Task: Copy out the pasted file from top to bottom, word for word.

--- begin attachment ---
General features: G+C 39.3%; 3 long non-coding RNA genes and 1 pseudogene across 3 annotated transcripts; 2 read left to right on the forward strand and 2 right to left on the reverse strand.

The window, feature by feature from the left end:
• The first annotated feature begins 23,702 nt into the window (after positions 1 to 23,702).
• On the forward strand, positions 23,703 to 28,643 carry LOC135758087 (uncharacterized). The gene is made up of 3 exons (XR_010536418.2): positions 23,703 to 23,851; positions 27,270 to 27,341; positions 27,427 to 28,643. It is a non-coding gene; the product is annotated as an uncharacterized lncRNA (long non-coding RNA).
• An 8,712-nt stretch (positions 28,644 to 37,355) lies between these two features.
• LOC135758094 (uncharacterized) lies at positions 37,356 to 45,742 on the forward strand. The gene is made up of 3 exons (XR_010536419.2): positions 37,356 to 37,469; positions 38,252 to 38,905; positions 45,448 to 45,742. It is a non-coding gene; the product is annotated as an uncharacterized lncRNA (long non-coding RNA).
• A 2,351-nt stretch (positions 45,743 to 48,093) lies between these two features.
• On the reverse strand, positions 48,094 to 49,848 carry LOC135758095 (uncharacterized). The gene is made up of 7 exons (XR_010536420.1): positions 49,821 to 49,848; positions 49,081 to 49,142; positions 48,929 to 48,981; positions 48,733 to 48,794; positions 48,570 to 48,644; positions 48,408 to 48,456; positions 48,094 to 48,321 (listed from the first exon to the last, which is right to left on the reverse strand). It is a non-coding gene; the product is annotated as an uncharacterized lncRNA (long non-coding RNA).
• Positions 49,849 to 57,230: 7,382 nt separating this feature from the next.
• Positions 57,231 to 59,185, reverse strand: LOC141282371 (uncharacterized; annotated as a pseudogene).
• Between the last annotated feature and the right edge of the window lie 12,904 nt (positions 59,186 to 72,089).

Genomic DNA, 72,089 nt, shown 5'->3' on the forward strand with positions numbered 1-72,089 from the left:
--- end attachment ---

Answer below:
General features: G+C 39.3%; 3 long non-coding RNA genes and 1 pseudogene across 3 annotated transcripts; 2 read left to right on the forward strand and 2 right to left on the reverse strand.

The window, feature by feature from the left end:
• The first annotated feature begins 23,702 nt into the window (after positions 1 to 23,702).
• On the forward strand, positions 23,703 to 28,643 carry LOC135758087 (uncharacterized). The gene is made up of 3 exons (XR_010536418.2): positions 23,703 to 23,851; positions 27,270 to 27,341; positions 27,427 to 28,643. It is a non-coding gene; the product is annotated as an uncharacterized lncRNA (long non-coding RNA).
• An 8,712-nt stretch (positions 28,644 to 37,355) lies between these two features.
• LOC135758094 (uncharacterized) lies at positions 37,356 to 45,742 on the forward strand. The gene is made up of 3 exons (XR_010536419.2): positions 37,356 to 37,469; positions 38,252 to 38,905; positions 45,448 to 45,742. It is a non-coding gene; the product is annotated as an uncharacterized lncRNA (long non-coding RNA).
• A 2,351-nt stretch (positions 45,743 to 48,093) lies between these two features.
• On the reverse strand, positions 48,094 to 49,848 carry LOC135758095 (uncharacterized). The gene is made up of 7 exons (XR_010536420.1): positions 49,821 to 49,848; positions 49,081 to 49,142; positions 48,929 to 48,981; positions 48,733 to 48,794; positions 48,570 to 48,644; positions 48,408 to 48,456; positions 48,094 to 48,321 (listed from the first exon to the last, which is right to left on the reverse strand). It is a non-coding gene; the product is annotated as an uncharacterized lncRNA (long non-coding RNA).
• Positions 49,849 to 57,230: 7,382 nt separating this feature from the next.
• Positions 57,231 to 59,185, reverse strand: LOC141282371 (uncharacterized; annotated as a pseudogene).
• Between the last annotated feature and the right edge of the window lie 12,904 nt (positions 59,186 to 72,089).

Genomic DNA, 72,089 nt, shown 5'->3' on the forward strand with positions numbered 1-72,089 from the left: